Announcing that you’re pregnant with twins practically guarantees you an onslaught of unsolicited advice from friends, family members and even strangers. Everyone’s got an opinion, whether it’s about the benefits of tandem breastfeeding or the downside of dressing your twins alike.
For every well-meaning suggestion, though, there’s a lot no one shares about what it’s really like to have twins. Here are a few things you might want to know ahead of time.
1. Your pregnancy will be different — and probably more difficult
Sadly, twin pregnancies are almost never as effortless as Beyoncé made it look. Pregnancy symptoms like morning sickness, heartburn and joint pain are worse when you’re carrying multiples. You’re also more likely to deliver early and experience complications such as gestational diabetes and preeclampsia.
And, yes, you’ll get bigger faster.
“I was surprised by how far your stomach really can stretch with two babies being there,” Tiffany Coffey, mom of 9-year-old twin girls, told SheKnows. “I couldn’t believe I had 12 pounds of baby in there.”
2. It’s not always easy to tell if they’re identical or fraternal
Although opposite-sex twins are always fraternal, same-sex twins can be fraternal or identical. What kind of twins you’ll have isn’t always obvious right off the bat, even if both fetuses share a single placenta.
For example, blogger Christine Stewart-Fitzgerald learned she was pregnant with fraternal twins in her eighth week of pregnancy. She later discovered her girls were, in fact, identical — but she had to do a DNA test to know for sure.
“It was a complete shock!” Stewart-Fitzgerald wrote on Twiniversity. “It was so obvious to others, but I didn’t see it myself.”
3. It’s more than just double the work
“Having twins is not twice as hard — it’s exponentially more difficult,” Natalie Diaz, CEO of Twiniversity, told Harper’s Bazaar in 2017.
Bernadette Johnson, mom of 26-year-old twin daughters, is the first to agree. “I was surprised by the amount of time and work that twins required,” Johnson told SheKnows. “It is not double the work of a singleton. It took quite a while to get them on a schedule so they would eat and sleep at the same time. Prior to that, it seemed like an endless cycle. Of course, I expected it to be harder with two babies, but I really had no idea. Thank goodness they were my last pregnancy and not my first!”
4. Bonding doesn’t always come as easily
Bonding with twins can be more challenging than it is with just one child. After all, you’re spending less one-on-one time with each baby by default.
“Bonding isn’t this magical moment that happens automatically with a baby’s birth,” Shelly Vaziri Flais, author of Raising Twins: From Pregnancy to Preschool and mom to 9-year-old twin boys, told Parents magazine.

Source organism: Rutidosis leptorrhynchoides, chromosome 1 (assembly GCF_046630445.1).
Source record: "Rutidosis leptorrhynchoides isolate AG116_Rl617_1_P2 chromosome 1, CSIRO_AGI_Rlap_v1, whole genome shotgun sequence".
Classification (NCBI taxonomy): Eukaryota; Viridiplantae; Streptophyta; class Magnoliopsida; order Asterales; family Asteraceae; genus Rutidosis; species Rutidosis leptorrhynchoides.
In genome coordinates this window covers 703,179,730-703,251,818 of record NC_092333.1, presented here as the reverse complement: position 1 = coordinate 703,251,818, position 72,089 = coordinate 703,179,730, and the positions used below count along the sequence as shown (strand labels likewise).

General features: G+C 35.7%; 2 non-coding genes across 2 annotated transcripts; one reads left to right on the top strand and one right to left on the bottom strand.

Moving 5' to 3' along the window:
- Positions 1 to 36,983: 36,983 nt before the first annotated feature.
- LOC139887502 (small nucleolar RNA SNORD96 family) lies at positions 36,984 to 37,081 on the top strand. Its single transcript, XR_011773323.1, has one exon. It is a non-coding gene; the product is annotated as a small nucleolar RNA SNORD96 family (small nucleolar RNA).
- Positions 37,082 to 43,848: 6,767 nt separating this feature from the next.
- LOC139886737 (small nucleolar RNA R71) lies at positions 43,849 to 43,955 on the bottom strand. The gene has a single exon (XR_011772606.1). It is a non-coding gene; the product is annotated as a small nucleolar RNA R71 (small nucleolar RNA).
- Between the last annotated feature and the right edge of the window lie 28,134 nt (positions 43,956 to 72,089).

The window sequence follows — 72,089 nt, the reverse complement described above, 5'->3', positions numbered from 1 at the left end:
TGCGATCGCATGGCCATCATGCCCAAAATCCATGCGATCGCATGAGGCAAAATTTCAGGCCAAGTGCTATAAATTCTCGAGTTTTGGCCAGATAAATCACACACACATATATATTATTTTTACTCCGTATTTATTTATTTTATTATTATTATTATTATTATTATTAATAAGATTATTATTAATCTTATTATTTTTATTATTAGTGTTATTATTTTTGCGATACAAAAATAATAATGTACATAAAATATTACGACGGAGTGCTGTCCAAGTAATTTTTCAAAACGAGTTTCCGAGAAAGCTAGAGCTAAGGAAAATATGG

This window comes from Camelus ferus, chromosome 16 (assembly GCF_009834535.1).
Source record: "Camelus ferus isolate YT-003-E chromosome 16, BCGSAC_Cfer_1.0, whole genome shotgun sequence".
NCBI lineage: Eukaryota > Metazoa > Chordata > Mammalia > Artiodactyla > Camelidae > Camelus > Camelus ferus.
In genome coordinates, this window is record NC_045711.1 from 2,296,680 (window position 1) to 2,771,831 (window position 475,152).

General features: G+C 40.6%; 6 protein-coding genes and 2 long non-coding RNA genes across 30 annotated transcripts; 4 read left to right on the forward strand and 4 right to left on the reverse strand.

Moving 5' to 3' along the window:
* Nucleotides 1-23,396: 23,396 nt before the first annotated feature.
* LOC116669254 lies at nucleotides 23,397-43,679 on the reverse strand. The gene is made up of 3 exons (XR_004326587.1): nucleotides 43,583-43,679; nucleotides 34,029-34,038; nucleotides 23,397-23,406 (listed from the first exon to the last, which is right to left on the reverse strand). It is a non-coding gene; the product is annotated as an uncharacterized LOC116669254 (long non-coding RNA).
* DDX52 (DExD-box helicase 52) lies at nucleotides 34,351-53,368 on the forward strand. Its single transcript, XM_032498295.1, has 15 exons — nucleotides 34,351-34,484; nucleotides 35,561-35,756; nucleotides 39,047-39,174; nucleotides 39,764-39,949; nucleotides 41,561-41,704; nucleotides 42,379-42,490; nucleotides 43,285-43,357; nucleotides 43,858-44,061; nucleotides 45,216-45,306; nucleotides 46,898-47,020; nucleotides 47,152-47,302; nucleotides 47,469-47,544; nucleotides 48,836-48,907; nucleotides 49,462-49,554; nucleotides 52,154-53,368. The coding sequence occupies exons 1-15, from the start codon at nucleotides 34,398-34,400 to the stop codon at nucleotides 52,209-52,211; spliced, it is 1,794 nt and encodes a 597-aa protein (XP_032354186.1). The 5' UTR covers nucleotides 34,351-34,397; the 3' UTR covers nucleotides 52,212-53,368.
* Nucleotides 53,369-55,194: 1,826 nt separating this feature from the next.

If that’s true for you, don’t worry — being patient and asking for help can give you the time and space needed to develop those connections.
5. There really is such a thing as “twin speak”
For Diana Cuccurullo, her twin boys’ ability to communicate with one another was evident even in infancy.
“When my sons were 3 weeks old, they were in bed for the night,” Cuccurullo recalled. “One of my sons, Thomas, woke up to be fed and changed. I did this and then the other son, Tyler, woke up for his feeding. After putting him back to bed, Thomas woke up screaming. This was odd because it had never happened before. I was so exhausted I wanted to let him cry for a minute, but his cries were filled with urgency.”
When she went back into their bedroom, Cuccurullo discovered that Tyler had managed to pull his blanket over his face and was having trouble breathing.
“As soon as I picked up Tyler and he was fine, Thomas went to sleep,” she said. “He had saved his brother’s life. I never would have gone back in that room at that time if it weren’t for Thomas.”
6. That said, they have their own identities
Sharing the same uterus doesn’t mean twins will be alike in every way. Each twin has their own personality and should be treated as such. Parents can nurture these differences by encouraging their twins to pursue their own interests instead of having them do everything together.
“In the battle of nature vs. nurture, nature wins hands down,” Dara Lovitz, author of Twinsight: A Guide to Raising Emotionally Healthy Twins, told SheKnows. “I am raising 5-year-old daughters in the same exact environment, and yet one is overly excited by wearing dresses, carrying a purse and shopping for sparkly jewelry. The other is too busy digging in the dirt to think about completing her headband collection.”
Truth be told, no twin journeys are alike, and you’ll undoubtedly encounter several situations about which you were never warned. But if there’s one aspect of having twins you should remember, it’s this: Sometimes the best you can do is just feed them, keep them safe and healthy and hold on for the ride.
This post is sponsored by Stayfree.